The 3rd annual Marketing conference was held last weekend on the Harvard Business School campus, attracting approximately 300 MBA students, professionals, executives and scholars. This year’s theme was “Breakthrough Brands: Bring on the Revolution”, which emphasized the importance of evolution and innovation in the future of marketing. As expressed by the conference co-chairs, “the future of marketing now requires nothing short of a revolution.”
The event was kicked off by keynote speaker Russ Klein, CMO of Burger King, who spoke to the recent successes of Burger King with their subservient chicken campaign, the idea of “having it your way”, and the impact of provocative marketing on their target consumer. Other keynote speakers included an insightful Antonio Lucio, Sr., VP Insights & Innovation at PepsiCo, and a dynamic Cammie Dunaway, CMO of Yahoo! who spoke about doing something “worth talking about” and thinking about media in new and invigorating ways.
Many consider the highlight of the conference to be keynote speaker Amy Curtis-McIntyre, CMO of jetBlue Airways. Reminiscent of a stand-up comedian, Amy captured the audience with her charisma and sass, while simultaneously communicating the message of “keeping it simple”. Amy spoke about her experience of building the product from the inside out and the importance of integrating the brand with everything from sales to new products to the website. Many words of wisdom were passed on to her audience, including “take really good care of your product, don’t wait to be asked to re-invent yourself”, “under promise, over deliver”, “good advertising is only a support to your product, but bad advertising can destroy it”, and “tell people stuff they want to know, the truth for example.”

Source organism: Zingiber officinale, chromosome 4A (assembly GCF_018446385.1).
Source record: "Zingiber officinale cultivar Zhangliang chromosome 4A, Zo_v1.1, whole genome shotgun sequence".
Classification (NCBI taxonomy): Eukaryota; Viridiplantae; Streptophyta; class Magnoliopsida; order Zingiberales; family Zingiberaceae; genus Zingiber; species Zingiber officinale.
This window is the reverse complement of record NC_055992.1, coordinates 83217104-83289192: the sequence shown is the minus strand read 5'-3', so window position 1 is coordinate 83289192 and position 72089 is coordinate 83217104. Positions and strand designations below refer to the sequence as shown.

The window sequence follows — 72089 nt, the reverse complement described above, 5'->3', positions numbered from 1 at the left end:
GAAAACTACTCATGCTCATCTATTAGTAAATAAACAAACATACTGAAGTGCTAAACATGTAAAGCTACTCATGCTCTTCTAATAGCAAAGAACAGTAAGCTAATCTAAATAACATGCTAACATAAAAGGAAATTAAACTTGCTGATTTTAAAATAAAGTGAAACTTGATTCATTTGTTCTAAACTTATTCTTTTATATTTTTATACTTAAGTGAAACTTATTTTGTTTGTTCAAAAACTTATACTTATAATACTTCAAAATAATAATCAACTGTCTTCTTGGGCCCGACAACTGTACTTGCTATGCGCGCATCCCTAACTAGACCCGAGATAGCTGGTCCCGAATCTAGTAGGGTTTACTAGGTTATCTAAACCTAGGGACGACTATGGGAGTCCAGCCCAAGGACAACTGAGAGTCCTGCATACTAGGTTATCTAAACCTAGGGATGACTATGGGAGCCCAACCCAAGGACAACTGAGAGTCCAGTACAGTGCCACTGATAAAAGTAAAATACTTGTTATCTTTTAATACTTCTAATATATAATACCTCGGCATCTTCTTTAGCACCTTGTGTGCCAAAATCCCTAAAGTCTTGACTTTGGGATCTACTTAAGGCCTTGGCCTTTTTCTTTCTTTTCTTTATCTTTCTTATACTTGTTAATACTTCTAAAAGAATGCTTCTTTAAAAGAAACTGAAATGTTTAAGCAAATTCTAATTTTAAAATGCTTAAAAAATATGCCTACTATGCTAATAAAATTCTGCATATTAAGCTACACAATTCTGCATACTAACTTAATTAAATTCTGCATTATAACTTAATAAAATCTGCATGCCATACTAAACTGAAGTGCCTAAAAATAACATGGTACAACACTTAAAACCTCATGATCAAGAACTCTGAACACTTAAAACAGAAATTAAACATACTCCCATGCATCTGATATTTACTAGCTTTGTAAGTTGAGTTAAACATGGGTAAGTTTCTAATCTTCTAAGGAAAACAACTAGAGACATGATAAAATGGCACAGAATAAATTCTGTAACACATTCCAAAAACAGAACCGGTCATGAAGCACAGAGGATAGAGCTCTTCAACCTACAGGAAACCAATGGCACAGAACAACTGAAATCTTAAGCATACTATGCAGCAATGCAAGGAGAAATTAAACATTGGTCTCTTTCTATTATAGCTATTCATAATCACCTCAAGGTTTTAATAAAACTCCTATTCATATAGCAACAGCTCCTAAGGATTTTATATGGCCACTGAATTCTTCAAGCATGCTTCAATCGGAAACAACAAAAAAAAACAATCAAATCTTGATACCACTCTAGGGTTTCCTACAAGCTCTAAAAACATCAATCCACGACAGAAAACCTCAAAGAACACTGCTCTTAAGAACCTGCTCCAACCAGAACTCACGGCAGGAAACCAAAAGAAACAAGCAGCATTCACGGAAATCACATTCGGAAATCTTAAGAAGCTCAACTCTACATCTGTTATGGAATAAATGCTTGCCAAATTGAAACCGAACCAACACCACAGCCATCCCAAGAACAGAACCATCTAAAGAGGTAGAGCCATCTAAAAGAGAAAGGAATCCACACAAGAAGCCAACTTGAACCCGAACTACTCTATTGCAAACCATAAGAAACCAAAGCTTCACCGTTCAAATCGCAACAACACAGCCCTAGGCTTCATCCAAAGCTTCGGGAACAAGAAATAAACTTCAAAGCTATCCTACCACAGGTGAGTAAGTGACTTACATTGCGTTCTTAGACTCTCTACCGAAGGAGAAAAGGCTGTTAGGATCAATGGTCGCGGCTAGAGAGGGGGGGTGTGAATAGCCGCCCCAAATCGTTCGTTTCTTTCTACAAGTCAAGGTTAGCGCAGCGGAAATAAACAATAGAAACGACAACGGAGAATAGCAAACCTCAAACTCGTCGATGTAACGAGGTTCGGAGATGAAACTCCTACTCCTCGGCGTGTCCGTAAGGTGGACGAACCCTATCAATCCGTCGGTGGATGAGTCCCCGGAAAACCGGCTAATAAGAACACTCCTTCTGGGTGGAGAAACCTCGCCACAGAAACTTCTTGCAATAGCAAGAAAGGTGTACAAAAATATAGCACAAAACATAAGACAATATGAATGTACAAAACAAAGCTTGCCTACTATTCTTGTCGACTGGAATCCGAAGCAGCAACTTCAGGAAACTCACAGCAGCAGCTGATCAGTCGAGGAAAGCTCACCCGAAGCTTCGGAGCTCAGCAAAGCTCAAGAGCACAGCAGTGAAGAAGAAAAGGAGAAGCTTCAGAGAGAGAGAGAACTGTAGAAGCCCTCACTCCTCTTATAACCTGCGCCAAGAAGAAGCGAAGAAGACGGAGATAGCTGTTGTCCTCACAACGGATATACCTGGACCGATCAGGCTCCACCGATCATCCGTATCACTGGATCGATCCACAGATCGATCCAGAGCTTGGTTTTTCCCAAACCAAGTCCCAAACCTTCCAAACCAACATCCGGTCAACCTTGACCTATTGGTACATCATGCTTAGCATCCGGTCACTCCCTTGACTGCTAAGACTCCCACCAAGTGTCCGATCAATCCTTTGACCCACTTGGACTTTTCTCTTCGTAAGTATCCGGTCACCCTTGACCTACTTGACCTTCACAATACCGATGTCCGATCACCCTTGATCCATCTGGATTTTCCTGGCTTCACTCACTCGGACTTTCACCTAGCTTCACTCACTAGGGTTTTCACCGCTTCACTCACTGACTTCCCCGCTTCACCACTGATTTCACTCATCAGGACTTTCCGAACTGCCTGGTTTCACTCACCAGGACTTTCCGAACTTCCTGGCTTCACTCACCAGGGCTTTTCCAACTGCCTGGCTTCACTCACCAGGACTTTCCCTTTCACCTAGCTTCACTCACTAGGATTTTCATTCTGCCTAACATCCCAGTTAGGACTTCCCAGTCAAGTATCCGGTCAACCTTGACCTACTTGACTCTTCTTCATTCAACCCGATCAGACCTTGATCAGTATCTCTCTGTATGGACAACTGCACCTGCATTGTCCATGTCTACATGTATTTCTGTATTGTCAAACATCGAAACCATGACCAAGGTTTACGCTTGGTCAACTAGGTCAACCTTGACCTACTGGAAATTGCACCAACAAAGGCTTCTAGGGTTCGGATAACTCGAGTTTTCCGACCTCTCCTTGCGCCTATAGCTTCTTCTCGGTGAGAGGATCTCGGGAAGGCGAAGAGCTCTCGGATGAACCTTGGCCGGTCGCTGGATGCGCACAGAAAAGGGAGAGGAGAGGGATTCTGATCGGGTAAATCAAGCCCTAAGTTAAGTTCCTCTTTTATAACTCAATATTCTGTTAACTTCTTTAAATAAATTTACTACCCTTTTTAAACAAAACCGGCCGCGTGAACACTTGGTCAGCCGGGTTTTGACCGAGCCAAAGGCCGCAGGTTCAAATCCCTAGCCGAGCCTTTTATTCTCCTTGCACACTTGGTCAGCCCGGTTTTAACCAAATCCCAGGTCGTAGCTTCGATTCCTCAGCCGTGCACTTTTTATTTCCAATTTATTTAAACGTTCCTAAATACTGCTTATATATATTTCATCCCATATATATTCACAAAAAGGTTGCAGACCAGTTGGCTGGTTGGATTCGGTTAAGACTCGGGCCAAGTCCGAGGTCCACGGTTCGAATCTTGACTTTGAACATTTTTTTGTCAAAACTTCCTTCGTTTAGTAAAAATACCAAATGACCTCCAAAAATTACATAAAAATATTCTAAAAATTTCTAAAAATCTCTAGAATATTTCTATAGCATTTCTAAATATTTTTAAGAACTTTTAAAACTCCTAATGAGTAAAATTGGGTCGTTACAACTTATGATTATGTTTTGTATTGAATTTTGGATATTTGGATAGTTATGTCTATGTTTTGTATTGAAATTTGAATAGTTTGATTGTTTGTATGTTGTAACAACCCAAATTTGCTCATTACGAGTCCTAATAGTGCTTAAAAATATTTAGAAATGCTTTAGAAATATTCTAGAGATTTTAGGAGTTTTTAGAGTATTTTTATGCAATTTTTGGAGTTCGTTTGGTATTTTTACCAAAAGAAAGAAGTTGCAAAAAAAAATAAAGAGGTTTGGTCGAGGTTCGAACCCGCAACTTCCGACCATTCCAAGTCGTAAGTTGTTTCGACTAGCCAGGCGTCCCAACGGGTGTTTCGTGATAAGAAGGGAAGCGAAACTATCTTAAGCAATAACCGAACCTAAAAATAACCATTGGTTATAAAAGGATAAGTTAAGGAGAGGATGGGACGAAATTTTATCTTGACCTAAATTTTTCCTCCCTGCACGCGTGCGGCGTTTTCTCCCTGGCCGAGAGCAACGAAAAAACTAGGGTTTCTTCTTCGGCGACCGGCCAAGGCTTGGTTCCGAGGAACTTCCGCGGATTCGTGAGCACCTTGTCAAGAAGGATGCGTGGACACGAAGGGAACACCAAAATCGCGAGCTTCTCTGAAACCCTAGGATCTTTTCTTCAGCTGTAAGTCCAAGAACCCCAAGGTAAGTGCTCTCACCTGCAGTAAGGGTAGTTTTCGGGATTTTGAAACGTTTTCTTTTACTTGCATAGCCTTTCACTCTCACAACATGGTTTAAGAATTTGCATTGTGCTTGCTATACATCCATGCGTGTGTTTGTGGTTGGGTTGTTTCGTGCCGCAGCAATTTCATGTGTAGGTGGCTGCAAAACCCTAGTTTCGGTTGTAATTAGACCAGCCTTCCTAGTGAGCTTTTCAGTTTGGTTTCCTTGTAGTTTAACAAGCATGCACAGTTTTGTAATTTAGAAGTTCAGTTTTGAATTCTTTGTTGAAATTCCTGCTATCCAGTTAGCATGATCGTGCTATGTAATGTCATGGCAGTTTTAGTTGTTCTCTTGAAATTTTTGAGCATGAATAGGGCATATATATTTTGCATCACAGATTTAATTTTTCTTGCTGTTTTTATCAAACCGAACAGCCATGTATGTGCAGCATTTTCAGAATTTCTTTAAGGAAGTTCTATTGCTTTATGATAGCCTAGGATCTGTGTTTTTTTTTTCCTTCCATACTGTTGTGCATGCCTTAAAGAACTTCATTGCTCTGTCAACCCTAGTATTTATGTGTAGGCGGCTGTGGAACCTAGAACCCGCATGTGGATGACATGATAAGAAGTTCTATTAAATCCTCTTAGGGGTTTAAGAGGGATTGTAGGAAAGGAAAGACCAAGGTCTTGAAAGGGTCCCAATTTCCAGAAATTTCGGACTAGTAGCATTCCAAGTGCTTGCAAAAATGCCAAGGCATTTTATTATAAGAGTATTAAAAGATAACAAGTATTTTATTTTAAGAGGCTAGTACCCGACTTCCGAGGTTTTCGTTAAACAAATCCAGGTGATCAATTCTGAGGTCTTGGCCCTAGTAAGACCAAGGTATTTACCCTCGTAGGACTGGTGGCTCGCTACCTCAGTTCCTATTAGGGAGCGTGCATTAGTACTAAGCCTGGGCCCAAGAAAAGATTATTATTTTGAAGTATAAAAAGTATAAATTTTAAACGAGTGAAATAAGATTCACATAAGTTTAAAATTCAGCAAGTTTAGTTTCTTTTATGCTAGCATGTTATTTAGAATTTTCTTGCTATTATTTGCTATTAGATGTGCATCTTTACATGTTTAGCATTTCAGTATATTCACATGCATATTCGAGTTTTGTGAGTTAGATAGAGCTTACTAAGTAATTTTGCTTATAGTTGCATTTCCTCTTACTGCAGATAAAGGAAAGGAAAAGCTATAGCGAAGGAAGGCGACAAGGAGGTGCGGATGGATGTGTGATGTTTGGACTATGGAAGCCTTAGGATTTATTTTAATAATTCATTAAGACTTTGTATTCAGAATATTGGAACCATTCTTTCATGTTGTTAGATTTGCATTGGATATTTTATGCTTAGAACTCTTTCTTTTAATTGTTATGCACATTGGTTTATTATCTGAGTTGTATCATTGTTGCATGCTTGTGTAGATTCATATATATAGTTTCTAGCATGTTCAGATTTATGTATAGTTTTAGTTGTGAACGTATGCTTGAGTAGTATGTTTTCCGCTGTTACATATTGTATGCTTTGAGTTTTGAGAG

Intermixed with these enthusiastic keynotes were three panels and executive round tables. The first panel, “Ignore your customers – they don’t know what they want” included representatives from Newmarket Films, Avon, BMW, Ogilvy & Mather and Product Genesis who spoke to the idea that truly groundbreaking ideas don’t necessarily come from market research, but from market insight.
The second panel featured executives from Quiznos, P&G, Design Continuum and New Century Brewing Co to discuss the idea that groundbreaking ideas typically come from smaller, up-and-coming companies, and how the larger elephants in the room respond to such innovation. The cast of characters bantered back and forth about the idea of innovative products versus innovative brands and whether or not both can be accomplished at companies both small and large.
The final panel spoke to what traits and processes need to be in place in order for creativity to truly breed. The panelists here included representatives from eBay, Hill Holliday, Microsoft and Puma.
Overall, the conference was a great success and stimulated much discussion, not only between the panelists, but also between all of the attendees, on the topic of what exactly does breed innovation and creativity and how best to cultivate such creativity.
The committee of the conference would especially like to thank the corporate sponsors who contributed financially, were represented at the conference by speakers, or donated products for the goodie bags, for helping to make the 2005 conference such a wonderful success!